German pencil heir dies

Anton-Wolfgang von Faber-Castell, who led the centuries-old German maker of the humble pencil used in classrooms around the world and added a line of jewel-encrusted pens, has died. He was 74.

Von Faber-Castell died on 21 January in Houston following a severe illness, the Stein, Germany-based company said Friday in an e-mailed statement.

He was a “model businessman, whom we both admired as an extraordinary entrepreneur and a farsighted personality, and who above all was a role model as a fellow human being to us”, the company said.

The eighth generation of his family to run the enterprise, Von Faber-Castell took control in 1978, when it began producing make-up pencils for the cosmetics industry. During the next four decades, he propelled the brand into a €600-million ($648-million) business, offering four-figure pens under the Graf von Faber-Castell label in addition to mechanical pencils, art supplies and standard ballpoint and rollerball pens.

Von Faber-Castell, who became Faber-Castell AG’s chief executive officer in 2000, emphasized setting up foreign subsidiaries. Faber-Castell Malaysia, an eraser producer, was the company’s gateway to Asia in 1978. Today, the manufacturer operates throughout Asia and Latin America.

Graphite pencils
The company was founded in 1761 in Stein near Nuremberg. Starting in the mid-19th century under the fourth generation’s Baron Lothar von Faber, it became a major producer of graphite pencils under the A.W. Faber brand, according to the company’s website. Following the 1898 marriage of Ottilie von Faber to Count Alexander zu Castell-Rudenhausen, the company became known as Faber-Castell.

Faber-Castell AG’s No. 2 pencils remain a fixture of educational test-taking and math classes. Sales of wood-cased pencils totaled €577-million, a majority of its revenue, in the last fiscal year.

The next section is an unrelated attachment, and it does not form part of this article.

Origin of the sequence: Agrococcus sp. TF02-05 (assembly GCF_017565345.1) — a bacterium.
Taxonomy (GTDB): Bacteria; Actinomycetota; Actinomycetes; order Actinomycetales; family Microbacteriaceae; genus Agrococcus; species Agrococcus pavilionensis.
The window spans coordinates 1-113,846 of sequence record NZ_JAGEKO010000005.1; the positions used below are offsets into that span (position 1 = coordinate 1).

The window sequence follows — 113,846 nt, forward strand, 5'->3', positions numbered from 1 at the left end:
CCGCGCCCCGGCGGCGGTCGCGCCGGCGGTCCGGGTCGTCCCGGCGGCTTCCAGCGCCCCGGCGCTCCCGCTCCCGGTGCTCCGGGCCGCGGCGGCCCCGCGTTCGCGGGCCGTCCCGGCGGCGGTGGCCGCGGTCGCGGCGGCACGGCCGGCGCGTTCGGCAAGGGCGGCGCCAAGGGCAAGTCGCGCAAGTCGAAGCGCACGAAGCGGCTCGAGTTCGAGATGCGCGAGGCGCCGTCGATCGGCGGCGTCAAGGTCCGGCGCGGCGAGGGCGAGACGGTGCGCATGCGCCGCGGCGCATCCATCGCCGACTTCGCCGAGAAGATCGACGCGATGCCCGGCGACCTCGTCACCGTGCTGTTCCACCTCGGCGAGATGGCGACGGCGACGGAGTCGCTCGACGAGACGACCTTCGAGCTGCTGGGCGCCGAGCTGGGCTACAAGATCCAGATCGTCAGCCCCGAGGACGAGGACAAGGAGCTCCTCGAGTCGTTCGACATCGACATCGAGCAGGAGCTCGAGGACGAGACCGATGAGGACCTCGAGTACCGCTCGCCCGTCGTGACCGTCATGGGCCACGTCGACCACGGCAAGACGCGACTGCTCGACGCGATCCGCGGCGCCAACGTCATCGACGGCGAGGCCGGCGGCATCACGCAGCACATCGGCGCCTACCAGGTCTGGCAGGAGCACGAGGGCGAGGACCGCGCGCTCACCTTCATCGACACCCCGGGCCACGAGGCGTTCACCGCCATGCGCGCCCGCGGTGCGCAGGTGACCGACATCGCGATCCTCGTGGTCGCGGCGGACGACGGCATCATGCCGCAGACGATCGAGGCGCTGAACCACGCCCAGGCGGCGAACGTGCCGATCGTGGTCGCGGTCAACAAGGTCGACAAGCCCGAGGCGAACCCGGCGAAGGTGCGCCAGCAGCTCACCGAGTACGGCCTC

The company, with 7 500 employees in 23 countries and nine production plants, also makes limited-edition writing instruments. Its premium line includes fountain pens with 18-carat gold nibs and precious stone-embedded barrels. The 2016 “Pen of the Year,” called Schönbrunn Palace Vienna, has a four-sided barrel with hand-ground plates made from deep black onyx and will sell for €7 500.

Early life
Count Anton-Wolfgang von Faber-Castell was born June 7, 1941, in Bamberg, Germany, the son of Roland von Faber-Castell and Katharina Sprecher von Bernegg.

He was educated in Germany and Switzerland and received a law degree in 1966 from the University of Zurich. In 1972, he graduated from the International Institute for Management Development — then known as the Institut pour l’Etude des Méthodes de Direction de l’Entreprise — in Lausanne, Switzerland.

After a one-year internship at the family business, Von Faber-Castell worked as an investment banker from 1971 to 1977 in both London and New York, spending four years at Credit Suisse White Weld. When his father died in 1978, he became the sole managing partner of Faber-Castell Group.

His first marriage was to Carla Mathilde Lamesch, who died in 2010. His second wife, the former Mary Elizabeth Hogan, survives him as do his children Charles, Katharina, Sarah and Victoria.

By Nancy Moran for www.bloomberg.com

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